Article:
This article and study misuses the term "direct instruction".
According to Zig Engelmann, who is the father of "Direct Instruction", instruction must be "logically faultless",
Faultless Communication (Faultless Instruction): A sequence of instruction, frequently involving examples and non-examples in a well-crafted order, which logically leads to an accurate communication of the concept and eliminates the possibility of confusion.
For an example of faultless communication, please see http://psych.athabascau.ca/html/387/OpenModules/Engelmann/theory.shtml
Using the term direct instruction to describe simply giving a positive example as opposed to giving a negative example, overly simplifies the term, especially since true direct instruction would also include logical inference as described in the study.
This study will be taken out of context to further perpetuate failed pedagogy. Look in the mirror.
This "researcher" doesn't know anything about Direct Instruction, or she would have realized that what she called inference is much closer to DI than to what she called "direct instruction."
In a carefully constructed microlesson, so constrained that the only possible inference a child can make is correct, then inference may lead to slightly better retention than being told.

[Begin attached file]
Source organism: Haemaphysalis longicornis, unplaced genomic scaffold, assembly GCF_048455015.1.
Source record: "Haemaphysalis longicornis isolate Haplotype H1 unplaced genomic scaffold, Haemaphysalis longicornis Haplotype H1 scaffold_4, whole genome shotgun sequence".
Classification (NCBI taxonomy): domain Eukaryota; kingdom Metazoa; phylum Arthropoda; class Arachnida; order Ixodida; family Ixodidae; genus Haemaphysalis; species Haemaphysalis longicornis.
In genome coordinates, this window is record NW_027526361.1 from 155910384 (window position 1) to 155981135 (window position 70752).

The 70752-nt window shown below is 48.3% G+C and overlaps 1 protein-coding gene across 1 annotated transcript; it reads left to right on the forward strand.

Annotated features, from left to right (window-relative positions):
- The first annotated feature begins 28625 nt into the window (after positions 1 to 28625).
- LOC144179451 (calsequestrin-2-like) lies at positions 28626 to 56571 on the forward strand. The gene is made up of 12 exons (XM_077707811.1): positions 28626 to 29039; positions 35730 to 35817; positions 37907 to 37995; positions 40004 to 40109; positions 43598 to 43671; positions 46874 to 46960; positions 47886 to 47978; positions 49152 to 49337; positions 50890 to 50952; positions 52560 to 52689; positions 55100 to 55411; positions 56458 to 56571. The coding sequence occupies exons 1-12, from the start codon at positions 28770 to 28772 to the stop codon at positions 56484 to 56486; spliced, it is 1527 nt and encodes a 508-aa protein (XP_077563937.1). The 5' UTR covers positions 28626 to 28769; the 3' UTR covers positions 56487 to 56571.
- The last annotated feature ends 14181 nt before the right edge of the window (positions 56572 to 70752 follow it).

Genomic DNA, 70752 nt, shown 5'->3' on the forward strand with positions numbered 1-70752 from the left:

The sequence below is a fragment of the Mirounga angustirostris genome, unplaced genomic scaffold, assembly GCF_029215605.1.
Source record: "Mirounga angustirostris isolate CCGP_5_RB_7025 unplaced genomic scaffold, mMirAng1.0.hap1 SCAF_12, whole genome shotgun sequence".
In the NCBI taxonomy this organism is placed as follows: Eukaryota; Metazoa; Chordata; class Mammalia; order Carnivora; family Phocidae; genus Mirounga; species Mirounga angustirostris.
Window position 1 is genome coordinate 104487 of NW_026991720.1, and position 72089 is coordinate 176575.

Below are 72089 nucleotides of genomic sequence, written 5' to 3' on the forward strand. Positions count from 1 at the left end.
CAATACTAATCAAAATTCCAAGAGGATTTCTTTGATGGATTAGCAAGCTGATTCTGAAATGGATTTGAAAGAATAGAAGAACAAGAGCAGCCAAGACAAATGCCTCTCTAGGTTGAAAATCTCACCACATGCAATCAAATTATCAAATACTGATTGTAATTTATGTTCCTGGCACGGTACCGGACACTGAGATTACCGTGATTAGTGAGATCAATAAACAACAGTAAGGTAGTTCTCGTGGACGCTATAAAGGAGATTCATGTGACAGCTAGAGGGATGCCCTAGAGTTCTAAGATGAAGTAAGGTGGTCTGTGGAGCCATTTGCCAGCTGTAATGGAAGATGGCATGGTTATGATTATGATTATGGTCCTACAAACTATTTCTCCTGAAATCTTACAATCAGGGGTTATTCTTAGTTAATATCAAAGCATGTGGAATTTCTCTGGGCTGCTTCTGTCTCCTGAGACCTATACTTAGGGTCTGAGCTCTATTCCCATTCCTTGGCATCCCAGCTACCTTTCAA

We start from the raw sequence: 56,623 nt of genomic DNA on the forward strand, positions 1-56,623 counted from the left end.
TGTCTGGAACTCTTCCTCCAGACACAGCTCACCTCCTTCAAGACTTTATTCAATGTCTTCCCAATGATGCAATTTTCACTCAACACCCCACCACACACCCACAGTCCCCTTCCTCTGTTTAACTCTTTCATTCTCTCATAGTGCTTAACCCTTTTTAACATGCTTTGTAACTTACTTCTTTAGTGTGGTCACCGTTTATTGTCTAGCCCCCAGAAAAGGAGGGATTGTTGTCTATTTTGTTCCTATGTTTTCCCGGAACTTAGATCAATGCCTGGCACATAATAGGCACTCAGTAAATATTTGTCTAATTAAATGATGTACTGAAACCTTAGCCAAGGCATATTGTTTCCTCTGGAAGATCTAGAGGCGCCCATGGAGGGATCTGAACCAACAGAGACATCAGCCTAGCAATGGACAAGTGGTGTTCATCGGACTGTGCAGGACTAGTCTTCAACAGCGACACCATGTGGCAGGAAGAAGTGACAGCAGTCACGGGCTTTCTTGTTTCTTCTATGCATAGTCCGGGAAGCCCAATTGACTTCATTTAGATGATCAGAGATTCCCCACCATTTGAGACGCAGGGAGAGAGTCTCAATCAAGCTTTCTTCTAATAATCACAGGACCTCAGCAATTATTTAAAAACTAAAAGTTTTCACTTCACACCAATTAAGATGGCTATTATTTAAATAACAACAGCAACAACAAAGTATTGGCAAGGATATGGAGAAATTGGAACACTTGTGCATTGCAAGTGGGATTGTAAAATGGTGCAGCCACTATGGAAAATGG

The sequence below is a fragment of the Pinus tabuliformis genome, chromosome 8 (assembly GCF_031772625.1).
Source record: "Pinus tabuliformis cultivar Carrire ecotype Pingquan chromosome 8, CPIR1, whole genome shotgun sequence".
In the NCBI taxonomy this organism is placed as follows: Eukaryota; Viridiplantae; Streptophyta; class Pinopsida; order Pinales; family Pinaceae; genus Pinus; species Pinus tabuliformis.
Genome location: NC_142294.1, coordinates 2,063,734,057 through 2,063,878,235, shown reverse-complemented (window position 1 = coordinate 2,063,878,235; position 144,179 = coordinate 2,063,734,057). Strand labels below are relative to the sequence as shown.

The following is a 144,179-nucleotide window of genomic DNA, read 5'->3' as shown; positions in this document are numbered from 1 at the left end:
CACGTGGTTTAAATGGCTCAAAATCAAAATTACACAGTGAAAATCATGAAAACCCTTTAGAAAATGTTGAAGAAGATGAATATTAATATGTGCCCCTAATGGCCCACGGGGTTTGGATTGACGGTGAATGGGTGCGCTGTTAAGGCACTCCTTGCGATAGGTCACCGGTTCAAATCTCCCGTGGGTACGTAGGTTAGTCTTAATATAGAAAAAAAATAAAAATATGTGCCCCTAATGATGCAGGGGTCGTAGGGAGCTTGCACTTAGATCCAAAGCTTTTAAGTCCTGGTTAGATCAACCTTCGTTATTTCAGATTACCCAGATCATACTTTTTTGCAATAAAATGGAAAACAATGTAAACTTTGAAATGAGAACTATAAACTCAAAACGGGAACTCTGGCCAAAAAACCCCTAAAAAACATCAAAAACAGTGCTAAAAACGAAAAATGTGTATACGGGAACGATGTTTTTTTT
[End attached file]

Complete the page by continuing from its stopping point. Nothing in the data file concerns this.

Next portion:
But the world is not carefully constructed, and some significant portion of the inferences children make will be wrong. That is, the real-world choice is not between the retention rates of correct inferences and the retention rate of imparted information; it is between how much correct information children will know after they have been told it and how much correct information they will know after they've spent years floundering around trying to guess what is correct while the ed-school graduate "guide on the side" paid to teach them refuses to tell them.
Research like this, as the physicist Pauli said, is so bad it isn't even wrong.
The two methods are not comparable as they do not control for differing amounts of attention. In one study, the kids actually have to say the names themselves, in the other the kids are told the name. So in the first we know the kid has paid attention - they have to have pointed to the object and said "blicket". In the second, we don't know if the kid has paid attention to the teacher saying "blicket" or not.
Brinster doesn't know if the difference between the two methods is inference vs direct instruction or due to differing amounts of attention. A more appropriate test of direct instruction would have been to ask the kids to repeat back what the object was.
It doesn't sound like there were any controls on the scientist here either. It sounds like Brinster formulated the hypothesis and did the testing herself so we don't know if she was more enthusiastic about the first method compared to the second.
I really hope this study gets some decent peer review.